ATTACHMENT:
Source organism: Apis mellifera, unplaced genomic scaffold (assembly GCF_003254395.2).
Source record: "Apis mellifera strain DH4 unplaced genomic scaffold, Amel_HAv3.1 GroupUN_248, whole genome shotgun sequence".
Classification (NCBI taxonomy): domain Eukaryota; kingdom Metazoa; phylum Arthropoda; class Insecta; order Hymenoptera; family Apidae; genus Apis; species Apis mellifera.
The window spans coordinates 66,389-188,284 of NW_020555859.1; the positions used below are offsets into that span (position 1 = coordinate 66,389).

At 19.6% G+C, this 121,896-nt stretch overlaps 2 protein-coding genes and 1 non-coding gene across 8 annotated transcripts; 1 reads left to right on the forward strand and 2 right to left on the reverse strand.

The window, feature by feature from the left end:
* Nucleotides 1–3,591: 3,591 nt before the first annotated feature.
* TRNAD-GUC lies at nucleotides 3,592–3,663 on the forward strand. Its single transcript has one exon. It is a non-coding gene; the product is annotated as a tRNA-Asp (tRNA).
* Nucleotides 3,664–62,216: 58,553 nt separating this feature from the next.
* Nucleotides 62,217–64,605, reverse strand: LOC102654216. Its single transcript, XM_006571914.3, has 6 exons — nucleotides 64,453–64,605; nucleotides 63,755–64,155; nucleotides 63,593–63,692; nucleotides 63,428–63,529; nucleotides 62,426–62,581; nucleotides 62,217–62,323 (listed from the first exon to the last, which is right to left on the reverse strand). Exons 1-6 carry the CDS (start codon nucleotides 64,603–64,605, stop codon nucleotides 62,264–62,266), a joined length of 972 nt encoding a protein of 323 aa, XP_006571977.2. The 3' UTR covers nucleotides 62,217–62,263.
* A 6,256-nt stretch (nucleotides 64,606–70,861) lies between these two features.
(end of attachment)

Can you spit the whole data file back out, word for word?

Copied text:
Source organism: Apis mellifera, unplaced genomic scaffold (assembly GCF_003254395.2).
Source record: "Apis mellifera strain DH4 unplaced genomic scaffold, Amel_HAv3.1 GroupUN_248, whole genome shotgun sequence".
Classification (NCBI taxonomy): domain Eukaryota; kingdom Metazoa; phylum Arthropoda; class Insecta; order Hymenoptera; family Apidae; genus Apis; species Apis mellifera.
The window spans coordinates 66,389-188,284 of NW_020555859.1; the positions used below are offsets into that span (position 1 = coordinate 66,389).

At 19.6% G+C, this 121,896-nt stretch overlaps 2 protein-coding genes and 1 non-coding gene across 8 annotated transcripts; 1 reads left to right on the forward strand and 2 right to left on the reverse strand.

The window, feature by feature from the left end:
* Nucleotides 1–3,591: 3,591 nt before the first annotated feature.
* TRNAD-GUC lies at nucleotides 3,592–3,663 on the forward strand. Its single transcript has one exon. It is a non-coding gene; the product is annotated as a tRNA-Asp (tRNA).
* Nucleotides 3,664–62,216: 58,553 nt separating this feature from the next.
* Nucleotides 62,217–64,605, reverse strand: LOC102654216. Its single transcript, XM_006571914.3, has 6 exons — nucleotides 64,453–64,605; nucleotides 63,755–64,155; nucleotides 63,593–63,692; nucleotides 63,428–63,529; nucleotides 62,426–62,581; nucleotides 62,217–62,323 (listed from the first exon to the last, which is right to left on the reverse strand). Exons 1-6 carry the CDS (start codon nucleotides 64,603–64,605, stop codon nucleotides 62,264–62,266), a joined length of 972 nt encoding a protein of 323 aa, XP_006571977.2. The 3' UTR covers nucleotides 62,217–62,263.
* A 6,256-nt stretch (nucleotides 64,606–70,861) lies between these two features.